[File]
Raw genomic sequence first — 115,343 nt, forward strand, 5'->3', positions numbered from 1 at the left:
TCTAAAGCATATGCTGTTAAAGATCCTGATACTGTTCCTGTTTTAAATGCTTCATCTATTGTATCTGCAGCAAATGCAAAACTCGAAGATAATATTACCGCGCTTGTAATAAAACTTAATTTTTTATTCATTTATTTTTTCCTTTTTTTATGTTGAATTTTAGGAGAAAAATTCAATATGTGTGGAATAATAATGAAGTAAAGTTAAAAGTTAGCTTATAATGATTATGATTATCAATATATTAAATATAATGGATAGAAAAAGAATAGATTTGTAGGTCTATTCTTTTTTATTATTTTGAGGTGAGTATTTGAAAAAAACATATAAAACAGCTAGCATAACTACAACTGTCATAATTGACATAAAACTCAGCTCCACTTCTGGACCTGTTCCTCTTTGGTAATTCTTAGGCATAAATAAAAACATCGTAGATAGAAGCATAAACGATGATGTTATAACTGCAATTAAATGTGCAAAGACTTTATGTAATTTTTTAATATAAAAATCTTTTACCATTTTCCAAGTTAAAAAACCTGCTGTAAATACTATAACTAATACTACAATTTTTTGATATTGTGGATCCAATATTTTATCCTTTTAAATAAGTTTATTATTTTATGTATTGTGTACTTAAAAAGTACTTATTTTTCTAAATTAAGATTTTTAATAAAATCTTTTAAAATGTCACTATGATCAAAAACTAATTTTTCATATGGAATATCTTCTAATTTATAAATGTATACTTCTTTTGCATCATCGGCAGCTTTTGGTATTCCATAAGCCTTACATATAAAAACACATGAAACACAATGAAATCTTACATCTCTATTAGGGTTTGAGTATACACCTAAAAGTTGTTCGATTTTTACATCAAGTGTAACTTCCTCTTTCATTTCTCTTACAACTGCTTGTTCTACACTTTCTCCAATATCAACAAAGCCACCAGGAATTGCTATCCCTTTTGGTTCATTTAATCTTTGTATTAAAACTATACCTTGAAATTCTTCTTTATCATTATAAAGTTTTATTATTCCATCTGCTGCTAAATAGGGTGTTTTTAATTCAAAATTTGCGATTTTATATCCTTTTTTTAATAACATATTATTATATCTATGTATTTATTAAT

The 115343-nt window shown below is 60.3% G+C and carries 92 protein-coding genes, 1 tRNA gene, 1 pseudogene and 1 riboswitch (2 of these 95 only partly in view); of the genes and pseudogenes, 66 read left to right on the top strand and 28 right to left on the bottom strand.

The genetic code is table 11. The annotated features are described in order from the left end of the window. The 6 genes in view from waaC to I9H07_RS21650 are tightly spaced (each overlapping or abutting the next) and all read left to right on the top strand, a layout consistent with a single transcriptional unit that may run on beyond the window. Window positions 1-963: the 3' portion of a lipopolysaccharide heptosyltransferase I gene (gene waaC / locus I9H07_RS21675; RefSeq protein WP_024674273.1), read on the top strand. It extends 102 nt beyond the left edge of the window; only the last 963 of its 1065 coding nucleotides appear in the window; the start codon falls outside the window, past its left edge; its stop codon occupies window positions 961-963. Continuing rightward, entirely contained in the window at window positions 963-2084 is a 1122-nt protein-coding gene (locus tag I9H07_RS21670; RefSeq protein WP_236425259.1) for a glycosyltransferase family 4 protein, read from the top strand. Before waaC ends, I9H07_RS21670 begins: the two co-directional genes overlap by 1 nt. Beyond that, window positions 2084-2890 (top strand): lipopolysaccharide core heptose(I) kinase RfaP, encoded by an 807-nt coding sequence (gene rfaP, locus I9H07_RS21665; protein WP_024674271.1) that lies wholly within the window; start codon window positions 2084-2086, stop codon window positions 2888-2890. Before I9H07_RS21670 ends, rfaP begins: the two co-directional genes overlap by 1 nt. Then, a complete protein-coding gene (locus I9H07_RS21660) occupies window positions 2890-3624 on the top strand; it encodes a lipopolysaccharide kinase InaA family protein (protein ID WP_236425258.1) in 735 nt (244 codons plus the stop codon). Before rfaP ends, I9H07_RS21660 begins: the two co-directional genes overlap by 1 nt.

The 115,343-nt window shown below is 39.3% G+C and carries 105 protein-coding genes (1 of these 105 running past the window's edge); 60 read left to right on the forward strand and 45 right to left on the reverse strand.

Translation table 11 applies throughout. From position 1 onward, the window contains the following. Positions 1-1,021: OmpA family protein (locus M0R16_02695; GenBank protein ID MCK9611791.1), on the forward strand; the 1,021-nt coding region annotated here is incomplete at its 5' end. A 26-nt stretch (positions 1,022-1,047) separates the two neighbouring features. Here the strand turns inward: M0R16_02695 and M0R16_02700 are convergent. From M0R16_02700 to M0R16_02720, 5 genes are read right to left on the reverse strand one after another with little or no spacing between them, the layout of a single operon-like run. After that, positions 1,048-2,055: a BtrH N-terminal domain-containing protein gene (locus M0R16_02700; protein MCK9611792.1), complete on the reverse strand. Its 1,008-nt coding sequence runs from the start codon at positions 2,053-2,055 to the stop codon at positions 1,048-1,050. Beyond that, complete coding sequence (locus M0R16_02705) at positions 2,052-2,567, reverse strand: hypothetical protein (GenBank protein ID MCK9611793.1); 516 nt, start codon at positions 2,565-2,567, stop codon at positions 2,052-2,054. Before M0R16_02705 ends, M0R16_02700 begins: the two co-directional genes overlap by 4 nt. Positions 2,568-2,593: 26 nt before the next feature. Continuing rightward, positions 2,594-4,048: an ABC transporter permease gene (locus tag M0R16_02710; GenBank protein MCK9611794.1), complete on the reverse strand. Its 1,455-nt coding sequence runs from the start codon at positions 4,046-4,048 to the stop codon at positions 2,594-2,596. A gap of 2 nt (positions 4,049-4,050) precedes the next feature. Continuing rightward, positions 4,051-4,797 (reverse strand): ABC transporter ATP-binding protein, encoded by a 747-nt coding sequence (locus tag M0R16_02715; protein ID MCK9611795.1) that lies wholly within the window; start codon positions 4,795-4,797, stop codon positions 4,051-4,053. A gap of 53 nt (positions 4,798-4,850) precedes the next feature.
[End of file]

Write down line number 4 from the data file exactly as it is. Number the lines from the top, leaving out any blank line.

The genetic code is table 11. The annotated features are described in order from the left end of the window. The 6 genes in view from waaC to I9H07_RS21650 are tightly spaced (each overlapping or abutting the next) and all read left to right on the top strand, a layout consistent with a single transcriptional unit that may run on beyond the window. Window positions 1-963: the 3' portion of a lipopolysaccharide heptosyltransferase I gene (gene waaC / locus I9H07_RS21675; RefSeq protein WP_024674273.1), read on the top strand. It extends 102 nt beyond the left edge of the window; only the last 963 of its 1065 coding nucleotides appear in the window; the start codon falls outside the window, past its left edge; its stop codon occupies window positions 961-963. Continuing rightward, entirely contained in the window at window positions 963-2084 is a 1122-nt protein-coding gene (locus tag I9H07_RS21670; RefSeq protein WP_236425259.1) for a glycosyltransferase family 4 protein, read from the top strand. Before waaC ends, I9H07_RS21670 begins: the two co-directional genes overlap by 1 nt. Beyond that, window positions 2084-2890 (top strand): lipopolysaccharide core heptose(I) kinase RfaP, encoded by an 807-nt coding sequence (gene rfaP, locus I9H07_RS21665; protein WP_024674271.1) that lies wholly within the window; start codon window positions 2084-2086, stop codon window positions 2888-2890. Before I9H07_RS21670 ends, rfaP begins: the two co-directional genes overlap by 1 nt. Then, a complete protein-coding gene (locus I9H07_RS21660) occupies window positions 2890-3624 on the top strand; it encodes a lipopolysaccharide kinase InaA family protein (protein ID WP_236425258.1) in 735 nt (244 codons plus the stop codon). Before rfaP ends, I9H07_RS21660 begins: the two co-directional genes overlap by 1 nt.